Gerhard Holtshauzen was an Eskom employee at the turn of the century. “I left Eskom back in 2003 and went to work for one of the utility’s key service providers, Steinmüller. Then in 2009, I decided to form a weld fabrication and repair company, Hlakani Engineering, to service some of the key needs we were seeing at our Power Stations. In 2010, Hermann Brümmer and Quereshini Naidoo joined me in team Hlakani,” he tells African Fusion.
Initially operating out of a barn in the Arnot district, Hlakani soon won its first Eskom contract, the fabrication of riffle plates for splitter boxes at Duvha Power Station. “These plates are an essential part of the pulverised fuel (PF) burner inlet systems.
“Flow splitting is necessary to distribute even amounts of pulverized coal into each of the burners and the riffle plates help to prevent particle roping, which is when more densely packed areas of fuel collect in the inlet stream. PF Roping causes excess localised erosion and an uneven distribution of fuel between the burners, which increases the level of unburned carbon and raises NOx emissions,” Holtshauzen explains.
Contracts for manufacturing PF burner spares for the Kendal, Lethabo and Duvha PF burners followed. Then, in late 2013, Hlakani Engineering was awarded a breakthrough project for the supply of 164 low-NOx burners for the Camden Power station. “This was a complex fabrication task, that involved welding three different steels: chrome-moly (16 Mo3) steel; 314 stainless steels; and Integra 100 and Integra 300 hardfacing deposits,” he tells African Fusion.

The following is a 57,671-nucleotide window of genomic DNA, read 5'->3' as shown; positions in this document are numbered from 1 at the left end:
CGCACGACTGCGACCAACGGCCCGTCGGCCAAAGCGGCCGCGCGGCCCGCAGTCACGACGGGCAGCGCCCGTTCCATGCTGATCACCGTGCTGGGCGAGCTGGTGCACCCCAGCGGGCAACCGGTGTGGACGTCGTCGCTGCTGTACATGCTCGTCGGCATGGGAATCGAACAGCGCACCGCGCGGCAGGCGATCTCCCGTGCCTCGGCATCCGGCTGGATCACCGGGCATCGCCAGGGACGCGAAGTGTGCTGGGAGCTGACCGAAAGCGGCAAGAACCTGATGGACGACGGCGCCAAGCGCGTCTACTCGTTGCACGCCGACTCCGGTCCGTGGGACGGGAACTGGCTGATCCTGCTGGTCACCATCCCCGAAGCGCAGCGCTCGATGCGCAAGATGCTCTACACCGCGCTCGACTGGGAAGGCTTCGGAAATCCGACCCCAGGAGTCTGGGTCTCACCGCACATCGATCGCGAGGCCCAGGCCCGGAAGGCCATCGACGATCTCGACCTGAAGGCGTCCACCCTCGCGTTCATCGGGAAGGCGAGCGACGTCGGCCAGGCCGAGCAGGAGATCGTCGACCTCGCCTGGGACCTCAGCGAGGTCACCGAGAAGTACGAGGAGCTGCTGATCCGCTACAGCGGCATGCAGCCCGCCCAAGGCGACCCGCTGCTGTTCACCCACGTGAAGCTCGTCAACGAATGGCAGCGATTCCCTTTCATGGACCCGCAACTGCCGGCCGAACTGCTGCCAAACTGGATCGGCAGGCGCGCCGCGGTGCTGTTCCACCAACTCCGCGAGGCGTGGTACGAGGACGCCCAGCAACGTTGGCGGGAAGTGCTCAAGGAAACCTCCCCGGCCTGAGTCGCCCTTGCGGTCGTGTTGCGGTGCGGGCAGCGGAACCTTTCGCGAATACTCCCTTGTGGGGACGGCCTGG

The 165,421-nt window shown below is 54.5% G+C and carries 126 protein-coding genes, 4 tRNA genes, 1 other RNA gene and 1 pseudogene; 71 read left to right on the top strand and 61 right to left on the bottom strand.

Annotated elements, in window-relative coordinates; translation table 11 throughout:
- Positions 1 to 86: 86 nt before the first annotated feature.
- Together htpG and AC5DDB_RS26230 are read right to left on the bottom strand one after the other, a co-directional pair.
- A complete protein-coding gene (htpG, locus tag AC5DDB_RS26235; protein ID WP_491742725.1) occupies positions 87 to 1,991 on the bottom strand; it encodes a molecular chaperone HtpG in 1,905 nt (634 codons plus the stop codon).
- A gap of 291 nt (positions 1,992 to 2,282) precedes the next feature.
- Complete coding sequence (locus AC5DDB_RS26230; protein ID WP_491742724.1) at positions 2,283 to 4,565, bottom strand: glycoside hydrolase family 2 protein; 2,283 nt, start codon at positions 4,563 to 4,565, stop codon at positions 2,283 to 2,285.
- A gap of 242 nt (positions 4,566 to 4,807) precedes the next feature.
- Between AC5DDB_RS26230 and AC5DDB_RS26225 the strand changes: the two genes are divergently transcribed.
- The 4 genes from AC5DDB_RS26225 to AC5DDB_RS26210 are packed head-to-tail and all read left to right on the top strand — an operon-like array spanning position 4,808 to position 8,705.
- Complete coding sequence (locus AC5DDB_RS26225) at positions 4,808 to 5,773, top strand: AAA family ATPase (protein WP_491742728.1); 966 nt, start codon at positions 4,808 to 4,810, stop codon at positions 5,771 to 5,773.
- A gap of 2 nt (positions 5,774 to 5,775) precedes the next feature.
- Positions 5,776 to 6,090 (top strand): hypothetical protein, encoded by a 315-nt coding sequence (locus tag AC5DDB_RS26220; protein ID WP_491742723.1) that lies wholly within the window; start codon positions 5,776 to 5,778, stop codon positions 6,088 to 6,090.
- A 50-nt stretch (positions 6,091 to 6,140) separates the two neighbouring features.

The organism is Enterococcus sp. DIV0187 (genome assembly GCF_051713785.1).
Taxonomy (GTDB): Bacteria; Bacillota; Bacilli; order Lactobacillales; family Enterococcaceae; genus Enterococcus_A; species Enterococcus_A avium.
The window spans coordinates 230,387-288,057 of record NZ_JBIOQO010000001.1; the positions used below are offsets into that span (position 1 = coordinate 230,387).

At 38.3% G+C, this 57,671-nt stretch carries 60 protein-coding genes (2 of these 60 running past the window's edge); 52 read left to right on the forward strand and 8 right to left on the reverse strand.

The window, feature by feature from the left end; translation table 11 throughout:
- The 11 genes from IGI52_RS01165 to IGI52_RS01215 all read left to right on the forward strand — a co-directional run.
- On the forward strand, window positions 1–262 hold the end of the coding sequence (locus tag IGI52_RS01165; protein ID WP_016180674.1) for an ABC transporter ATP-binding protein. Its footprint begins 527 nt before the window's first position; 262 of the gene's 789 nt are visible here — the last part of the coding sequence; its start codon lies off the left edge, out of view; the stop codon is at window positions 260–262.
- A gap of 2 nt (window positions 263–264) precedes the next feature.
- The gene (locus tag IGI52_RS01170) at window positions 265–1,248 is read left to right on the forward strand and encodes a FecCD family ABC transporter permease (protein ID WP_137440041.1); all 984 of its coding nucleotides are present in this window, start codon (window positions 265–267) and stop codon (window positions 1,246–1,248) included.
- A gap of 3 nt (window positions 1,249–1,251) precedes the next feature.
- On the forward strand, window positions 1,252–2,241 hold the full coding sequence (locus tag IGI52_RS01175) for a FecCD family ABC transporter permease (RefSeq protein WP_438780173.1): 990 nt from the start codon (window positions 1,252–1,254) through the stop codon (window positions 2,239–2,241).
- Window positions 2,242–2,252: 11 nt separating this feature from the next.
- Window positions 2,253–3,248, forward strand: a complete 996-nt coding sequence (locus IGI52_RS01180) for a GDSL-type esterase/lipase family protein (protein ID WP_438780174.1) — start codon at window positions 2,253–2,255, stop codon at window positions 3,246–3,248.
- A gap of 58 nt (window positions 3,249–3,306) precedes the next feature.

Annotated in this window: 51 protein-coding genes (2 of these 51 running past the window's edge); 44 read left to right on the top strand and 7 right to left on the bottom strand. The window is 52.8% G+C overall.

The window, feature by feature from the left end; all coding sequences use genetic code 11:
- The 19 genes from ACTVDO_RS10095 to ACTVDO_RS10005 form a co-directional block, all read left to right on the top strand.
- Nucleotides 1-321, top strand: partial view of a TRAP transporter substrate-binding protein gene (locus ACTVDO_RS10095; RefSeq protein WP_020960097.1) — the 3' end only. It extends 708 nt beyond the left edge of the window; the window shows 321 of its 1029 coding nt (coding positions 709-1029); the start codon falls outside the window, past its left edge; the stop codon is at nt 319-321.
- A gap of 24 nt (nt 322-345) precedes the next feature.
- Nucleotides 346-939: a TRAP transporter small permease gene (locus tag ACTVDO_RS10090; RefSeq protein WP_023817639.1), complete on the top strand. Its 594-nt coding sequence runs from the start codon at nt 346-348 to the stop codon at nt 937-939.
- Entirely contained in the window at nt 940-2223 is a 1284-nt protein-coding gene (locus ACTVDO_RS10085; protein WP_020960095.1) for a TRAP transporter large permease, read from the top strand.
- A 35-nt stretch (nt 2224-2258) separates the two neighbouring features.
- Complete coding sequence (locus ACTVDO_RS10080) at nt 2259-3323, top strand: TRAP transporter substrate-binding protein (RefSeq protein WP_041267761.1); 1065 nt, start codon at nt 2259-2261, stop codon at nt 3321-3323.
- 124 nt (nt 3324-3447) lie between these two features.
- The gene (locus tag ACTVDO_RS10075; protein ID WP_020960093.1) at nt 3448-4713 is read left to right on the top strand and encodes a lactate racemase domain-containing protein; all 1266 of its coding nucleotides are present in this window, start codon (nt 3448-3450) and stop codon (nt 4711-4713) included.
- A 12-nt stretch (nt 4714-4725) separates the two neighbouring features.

All 164 of these burners were successfully fabricated and delivered and four of the boiler units at Camden are still running with these burners. Also noteworthy is that this is an Eskom-owned design that is contributing to a relatively reliable boiler performance at Camden, which is now nearing the end of its second life.
“The acceptance criteria by Eskom in terms of the tolerances they wanted were very tight for a welded construction – ovality acceptance criteria for the 1 000 mm OD, 10 mm wall thickness welded cylinders were limited to ±2.0 mm in eight places around the circumference,” he continues.
“In addition, the Outokumpu SS 314 material is very difficult to work with, particularly with regard to hot cracking. Distortion and shrinkage problems were also encountered, making it difficult to achieve the required tolerances, he adds.
The design was therefore reviewed, specifically with regard to welding requirements, and several measures put in place. First, the boilermakers had to work on circumference dimensions and not on diameters to have any chance of achieving the tolerance requirements. They also had to apply careful sequencing and heat input control to limit distortion and weld shrinkage.
“The welders had to be specifically trained for the stainless steel sections. They were required to manage cleanliness, low interpass temperatures, sequencing and stop and start placement due to the intricacy of the components. This helped to overcome the high susceptibility to hot cracking of 314 stainless as well as other challenges.